[Rd] Different results for cos,sin,tan and cospi,sinpi,tanpi
Prof Brian Ripley
ripley at stats.ox.ac.uk
Thu Dec 1 10:31:00 CET 2016
Please note that you need to report your platforms (as per the posting
guide), as the C function starts
#ifdef HAVE_COSPI
#elif defined HAVE___COSPI
double cospi(double x) {
return __cospi(x);
}
And AFAICS the system versions on Solaris and OS X behave the same way
as R's substitute.
On 01/12/2016 09:12, Martin Maechler wrote:
>>>>>> Martin Maechler <maechler at stat.math.ethz.ch>
>>>>>> on Thu, 1 Dec 2016 09:36:10 +0100 writes:
>
>>>>>> Ei-ji Nakama <nakama at ki.rim.or.jp>
>>>>>> on Thu, 1 Dec 2016 14:39:55 +0900 writes:
>
> >> Hi,
> >> i try sin, cos, and tan.
>
> >>> sapply(c(cos,sin,tan),function(x,y)x(y),1.23e45*pi)
> >> [1] 0.5444181 0.8388140 1.5407532
>
> >> However, *pi results the following
>
> >>> sapply(c(cospi,sinpi,tanpi),function(x,y)x(y),1.23e45)
> >> [1] 1 0 0
>
> >> Please try whether the following becomes all right.
>
> > [..............................]
>
> > Yes, it does -- the fix will be in all future versions of R.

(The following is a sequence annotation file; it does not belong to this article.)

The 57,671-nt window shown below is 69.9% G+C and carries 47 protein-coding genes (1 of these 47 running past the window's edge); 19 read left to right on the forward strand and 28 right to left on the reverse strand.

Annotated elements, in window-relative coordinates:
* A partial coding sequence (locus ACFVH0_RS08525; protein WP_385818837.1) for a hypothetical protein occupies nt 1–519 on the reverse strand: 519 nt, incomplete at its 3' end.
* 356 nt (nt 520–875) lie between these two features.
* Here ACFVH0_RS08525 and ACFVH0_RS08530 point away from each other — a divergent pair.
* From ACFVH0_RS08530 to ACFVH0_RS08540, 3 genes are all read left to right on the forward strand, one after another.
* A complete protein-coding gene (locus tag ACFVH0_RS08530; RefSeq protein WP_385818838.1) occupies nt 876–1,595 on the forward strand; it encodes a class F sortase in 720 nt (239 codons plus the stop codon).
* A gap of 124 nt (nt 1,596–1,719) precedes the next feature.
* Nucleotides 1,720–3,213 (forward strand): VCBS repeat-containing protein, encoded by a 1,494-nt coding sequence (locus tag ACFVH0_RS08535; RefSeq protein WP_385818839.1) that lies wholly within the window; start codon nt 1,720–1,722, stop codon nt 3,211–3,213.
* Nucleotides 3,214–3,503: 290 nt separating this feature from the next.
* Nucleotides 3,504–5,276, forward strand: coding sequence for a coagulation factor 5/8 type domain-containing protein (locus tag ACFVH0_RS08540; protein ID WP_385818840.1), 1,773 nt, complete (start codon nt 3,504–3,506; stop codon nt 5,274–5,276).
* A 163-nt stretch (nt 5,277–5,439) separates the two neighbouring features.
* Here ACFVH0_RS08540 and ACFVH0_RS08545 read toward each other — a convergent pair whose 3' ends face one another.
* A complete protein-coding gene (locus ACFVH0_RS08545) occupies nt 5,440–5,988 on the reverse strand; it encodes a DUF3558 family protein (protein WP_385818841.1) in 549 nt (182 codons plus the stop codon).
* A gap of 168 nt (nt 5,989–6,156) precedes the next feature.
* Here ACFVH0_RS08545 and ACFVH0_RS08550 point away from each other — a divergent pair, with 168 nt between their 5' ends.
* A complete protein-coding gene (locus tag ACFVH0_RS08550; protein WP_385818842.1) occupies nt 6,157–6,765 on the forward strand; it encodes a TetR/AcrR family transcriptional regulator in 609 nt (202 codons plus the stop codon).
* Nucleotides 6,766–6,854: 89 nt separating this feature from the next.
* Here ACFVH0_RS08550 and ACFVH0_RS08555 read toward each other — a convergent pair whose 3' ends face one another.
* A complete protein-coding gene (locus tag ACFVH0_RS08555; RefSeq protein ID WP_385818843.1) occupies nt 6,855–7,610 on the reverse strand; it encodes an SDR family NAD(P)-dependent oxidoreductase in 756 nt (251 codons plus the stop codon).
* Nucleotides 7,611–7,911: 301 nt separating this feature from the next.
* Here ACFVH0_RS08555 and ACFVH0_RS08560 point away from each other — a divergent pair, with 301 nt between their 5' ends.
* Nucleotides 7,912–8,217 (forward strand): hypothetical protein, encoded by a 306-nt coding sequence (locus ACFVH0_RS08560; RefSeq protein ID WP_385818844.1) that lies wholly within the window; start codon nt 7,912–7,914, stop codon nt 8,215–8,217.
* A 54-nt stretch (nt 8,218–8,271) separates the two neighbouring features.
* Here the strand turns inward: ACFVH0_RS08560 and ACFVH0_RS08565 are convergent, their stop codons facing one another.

>
> oops.... not so quickly, Martin!
>
> Of course, the results then coincide, by sheer implementation.
>
> *BUT* it is not at all clear which of the two results is better;
> e.g., if you replace '1.23' by '1' in the above examples, the
> result of the unchnaged *pi() functions is 100% accurate,
> whereas
>
> R> sapply(c(cos,sin,tan), function(Fn) Fn(1e45*pi))
> [1] -0.8847035 -0.4661541 0.5269043
>
> is "garbage". After all, 1e45 is an even integer and so, the
> (2pi)-periodic functions should give the same as for 0 which
> *is* (1, 0, 0).
>
> For such very large arguments, the results of all of sin() ,
> cos() and tan() are in some sense "random garbage" by
> necessity:
> Such large numbers have zero information about the resolution modulo
> [0, 2pi) or (-pi, pi] and hence any (non-trivial) periodic
> function with such a "small" period can only return "random noise".
>
>
> > Thank you very much Ei-ji Nakama, for this valuable contribution
> > to make R better!
>
> That is still true! It raises the issue to all of us and will
> improve the documentation at least!
>
> At the moment, I'm not sure where we should go.
> Of course, I could start experiments using my own 'Rmpfr'
> package where I can (with increasing computational effort!) get
> correct values (for increasingly larger arguments) but at the
> moment, I don't see how this would help.
>
> Martin
--
Brian D. Ripley, ripley at stats.ox.ac.uk
Emeritus Professor of Applied Statistics, University of Oxford
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